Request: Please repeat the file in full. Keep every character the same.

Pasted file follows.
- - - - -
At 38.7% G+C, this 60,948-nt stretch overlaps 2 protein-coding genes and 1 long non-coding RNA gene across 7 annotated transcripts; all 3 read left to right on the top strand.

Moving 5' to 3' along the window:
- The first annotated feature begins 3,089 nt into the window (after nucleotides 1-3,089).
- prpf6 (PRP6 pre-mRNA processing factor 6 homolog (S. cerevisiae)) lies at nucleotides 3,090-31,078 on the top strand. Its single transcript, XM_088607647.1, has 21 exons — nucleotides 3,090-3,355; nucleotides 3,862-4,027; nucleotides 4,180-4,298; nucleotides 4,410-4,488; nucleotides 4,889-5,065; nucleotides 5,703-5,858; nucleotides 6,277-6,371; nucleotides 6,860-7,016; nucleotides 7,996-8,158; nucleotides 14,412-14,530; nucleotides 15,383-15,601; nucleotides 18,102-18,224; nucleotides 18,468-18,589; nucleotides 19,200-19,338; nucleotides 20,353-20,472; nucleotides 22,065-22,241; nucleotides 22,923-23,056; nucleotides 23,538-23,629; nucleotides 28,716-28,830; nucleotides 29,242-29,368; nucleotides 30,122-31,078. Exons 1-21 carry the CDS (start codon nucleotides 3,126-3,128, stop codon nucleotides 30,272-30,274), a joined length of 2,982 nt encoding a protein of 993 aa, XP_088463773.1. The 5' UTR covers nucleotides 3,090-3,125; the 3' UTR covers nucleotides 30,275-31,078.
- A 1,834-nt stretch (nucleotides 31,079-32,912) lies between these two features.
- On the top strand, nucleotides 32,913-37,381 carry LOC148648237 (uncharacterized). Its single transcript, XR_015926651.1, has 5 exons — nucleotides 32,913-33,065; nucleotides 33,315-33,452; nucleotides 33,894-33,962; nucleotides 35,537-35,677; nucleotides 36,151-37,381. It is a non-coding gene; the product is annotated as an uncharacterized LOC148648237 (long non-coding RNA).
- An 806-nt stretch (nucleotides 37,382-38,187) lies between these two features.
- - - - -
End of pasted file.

At 38.7% G+C, this 60,948-nt stretch overlaps 2 protein-coding genes and 1 long non-coding RNA gene across 7 annotated transcripts; all 3 read left to right on the top strand.

Moving 5' to 3' along the window:
- The first annotated feature begins 3,089 nt into the window (after nucleotides 1-3,089).
- prpf6 (PRP6 pre-mRNA processing factor 6 homolog (S. cerevisiae)) lies at nucleotides 3,090-31,078 on the top strand. Its single transcript, XM_088607647.1, has 21 exons — nucleotides 3,090-3,355; nucleotides 3,862-4,027; nucleotides 4,180-4,298; nucleotides 4,410-4,488; nucleotides 4,889-5,065; nucleotides 5,703-5,858; nucleotides 6,277-6,371; nucleotides 6,860-7,016; nucleotides 7,996-8,158; nucleotides 14,412-14,530; nucleotides 15,383-15,601; nucleotides 18,102-18,224; nucleotides 18,468-18,589; nucleotides 19,200-19,338; nucleotides 20,353-20,472; nucleotides 22,065-22,241; nucleotides 22,923-23,056; nucleotides 23,538-23,629; nucleotides 28,716-28,830; nucleotides 29,242-29,368; nucleotides 30,122-31,078. Exons 1-21 carry the CDS (start codon nucleotides 3,126-3,128, stop codon nucleotides 30,272-30,274), a joined length of 2,982 nt encoding a protein of 993 aa, XP_088463773.1. The 5' UTR covers nucleotides 3,090-3,125; the 3' UTR covers nucleotides 30,275-31,078.
- A 1,834-nt stretch (nucleotides 31,079-32,912) lies between these two features.
- On the top strand, nucleotides 32,913-37,381 carry LOC148648237 (uncharacterized). Its single transcript, XR_015926651.1, has 5 exons — nucleotides 32,913-33,065; nucleotides 33,315-33,452; nucleotides 33,894-33,962; nucleotides 35,537-35,677; nucleotides 36,151-37,381. It is a non-coding gene; the product is annotated as an uncharacterized LOC148648237 (long non-coding RNA).
- An 806-nt stretch (nucleotides 37,382-38,187) lies between these two features.